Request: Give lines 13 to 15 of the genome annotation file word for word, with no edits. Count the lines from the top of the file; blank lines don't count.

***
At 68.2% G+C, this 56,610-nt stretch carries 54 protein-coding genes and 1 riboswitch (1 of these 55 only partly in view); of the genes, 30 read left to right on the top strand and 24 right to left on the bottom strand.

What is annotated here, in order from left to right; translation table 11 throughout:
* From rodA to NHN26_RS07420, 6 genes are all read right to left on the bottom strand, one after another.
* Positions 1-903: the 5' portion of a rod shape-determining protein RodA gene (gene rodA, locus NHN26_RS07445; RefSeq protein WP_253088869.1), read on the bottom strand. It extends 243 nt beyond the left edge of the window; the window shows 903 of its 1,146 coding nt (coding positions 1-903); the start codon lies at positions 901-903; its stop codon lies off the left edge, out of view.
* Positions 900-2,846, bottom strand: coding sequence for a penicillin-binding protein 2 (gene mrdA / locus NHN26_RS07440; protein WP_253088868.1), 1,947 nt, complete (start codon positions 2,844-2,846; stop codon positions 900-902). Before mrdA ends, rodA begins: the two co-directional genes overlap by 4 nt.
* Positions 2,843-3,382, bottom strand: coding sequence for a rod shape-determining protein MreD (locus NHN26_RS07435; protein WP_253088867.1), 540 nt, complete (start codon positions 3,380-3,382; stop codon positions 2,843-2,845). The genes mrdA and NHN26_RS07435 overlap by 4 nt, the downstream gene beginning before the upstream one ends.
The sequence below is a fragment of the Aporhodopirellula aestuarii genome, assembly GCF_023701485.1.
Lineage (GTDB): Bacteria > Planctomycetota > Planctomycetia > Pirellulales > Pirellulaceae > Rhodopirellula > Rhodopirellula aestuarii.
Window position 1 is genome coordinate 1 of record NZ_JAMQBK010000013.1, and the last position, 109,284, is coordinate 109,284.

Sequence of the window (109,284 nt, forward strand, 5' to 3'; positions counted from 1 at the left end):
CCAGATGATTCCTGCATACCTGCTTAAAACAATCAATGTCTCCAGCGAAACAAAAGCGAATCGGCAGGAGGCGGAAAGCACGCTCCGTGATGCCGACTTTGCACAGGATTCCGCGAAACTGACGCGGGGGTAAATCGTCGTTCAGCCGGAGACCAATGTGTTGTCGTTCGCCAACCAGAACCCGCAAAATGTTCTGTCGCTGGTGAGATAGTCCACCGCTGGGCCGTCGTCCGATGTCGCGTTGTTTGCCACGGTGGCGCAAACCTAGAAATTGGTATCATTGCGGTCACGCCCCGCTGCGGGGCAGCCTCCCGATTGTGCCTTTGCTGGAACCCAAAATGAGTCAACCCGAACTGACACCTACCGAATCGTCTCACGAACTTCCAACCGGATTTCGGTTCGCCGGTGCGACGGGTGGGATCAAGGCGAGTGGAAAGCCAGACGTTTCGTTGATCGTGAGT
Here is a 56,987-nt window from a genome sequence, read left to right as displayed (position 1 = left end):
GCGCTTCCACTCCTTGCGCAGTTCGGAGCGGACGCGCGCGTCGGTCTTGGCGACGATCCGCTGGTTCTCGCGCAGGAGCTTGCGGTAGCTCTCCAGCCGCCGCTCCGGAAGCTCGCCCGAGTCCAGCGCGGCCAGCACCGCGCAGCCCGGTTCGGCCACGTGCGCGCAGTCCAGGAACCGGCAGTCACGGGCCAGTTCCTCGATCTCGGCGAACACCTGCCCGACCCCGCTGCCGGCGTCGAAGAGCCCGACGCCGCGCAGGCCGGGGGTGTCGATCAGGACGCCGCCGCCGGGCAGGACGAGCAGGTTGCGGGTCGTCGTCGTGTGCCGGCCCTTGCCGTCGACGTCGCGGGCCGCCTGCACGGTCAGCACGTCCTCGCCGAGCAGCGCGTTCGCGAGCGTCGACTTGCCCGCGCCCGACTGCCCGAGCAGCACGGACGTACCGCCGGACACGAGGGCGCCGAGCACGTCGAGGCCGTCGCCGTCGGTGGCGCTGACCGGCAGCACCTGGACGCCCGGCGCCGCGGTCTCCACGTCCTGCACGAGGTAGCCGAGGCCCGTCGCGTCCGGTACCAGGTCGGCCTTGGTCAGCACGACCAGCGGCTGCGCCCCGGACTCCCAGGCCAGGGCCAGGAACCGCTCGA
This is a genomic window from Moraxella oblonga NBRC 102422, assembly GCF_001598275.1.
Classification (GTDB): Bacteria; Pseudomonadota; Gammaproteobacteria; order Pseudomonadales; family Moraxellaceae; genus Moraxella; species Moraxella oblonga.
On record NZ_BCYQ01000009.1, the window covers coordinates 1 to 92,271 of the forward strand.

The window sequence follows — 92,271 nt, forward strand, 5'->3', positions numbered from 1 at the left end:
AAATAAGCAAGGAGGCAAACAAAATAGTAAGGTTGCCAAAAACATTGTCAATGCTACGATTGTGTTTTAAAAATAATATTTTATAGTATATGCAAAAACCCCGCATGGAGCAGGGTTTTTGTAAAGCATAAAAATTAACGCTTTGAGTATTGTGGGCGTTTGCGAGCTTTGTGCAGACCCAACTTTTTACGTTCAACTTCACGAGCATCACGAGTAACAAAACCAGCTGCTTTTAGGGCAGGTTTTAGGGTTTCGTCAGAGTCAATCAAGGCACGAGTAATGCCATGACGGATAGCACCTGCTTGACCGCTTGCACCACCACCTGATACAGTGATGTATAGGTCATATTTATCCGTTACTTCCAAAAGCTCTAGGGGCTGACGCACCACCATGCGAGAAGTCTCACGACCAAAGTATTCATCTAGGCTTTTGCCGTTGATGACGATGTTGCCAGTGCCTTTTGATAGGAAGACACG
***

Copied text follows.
GCGCTTCCACTCCTTGCGCAGTTCGGAGCGGACGCGCGCGTCGGTCTTGGCGACGATCCGCTGGTTCTCGCGCAGGAGCTTGCGGTAGCTCTCCAGCCGCCGCTCCGGAAGCTCGCCCGAGTCCAGCGCGGCCAGCACCGCGCAGCCCGGTTCGGCCACGTGCGCGCAGTCCAGGAACCGGCAGTCACGGGCCAGTTCCTCGATCTCGGCGAACACCTGCCCGACCCCGCTGCCGGCGTCGAAGAGCCCGACGCCGCGCAGGCCGGGGGTGTCGATCAGGACGCCGCCGCCGGGCAGGACGAGCAGGTTGCGGGTCGTCGTCGTGTGCCGGCCCTTGCCGTCGACGTCGCGGGCCGCCTGCACGGTCAGCACGTCCTCGCCGAGCAGCGCGTTCGCGAGCGTCGACTTGCCCGCGCCCGACTGCCCGAGCAGCACGGACGTACCGCCGGACACGAGGGCGCCGAGCACGTCGAGGCCGTCGCCGTCGGTGGCGCTGACCGGCAGCACCTGGACGCCCGGCGCCGCGGTCTCCACGTCCTGCACGAGGTAGCCGAGGCCCGTCGCGTCCGGTACCAGGTCGGCCTTGGTCAGCACGACCAGCGGCTGCGCCCCGGACTCCCAGGCCAGGGCCAGGAACCGCTCGA
This is a genomic window from Moraxella oblonga NBRC 102422, assembly GCF_001598275.1.
Classification (GTDB): Bacteria; Pseudomonadota; Gammaproteobacteria; order Pseudomonadales; family Moraxellaceae; genus Moraxella; species Moraxella oblonga.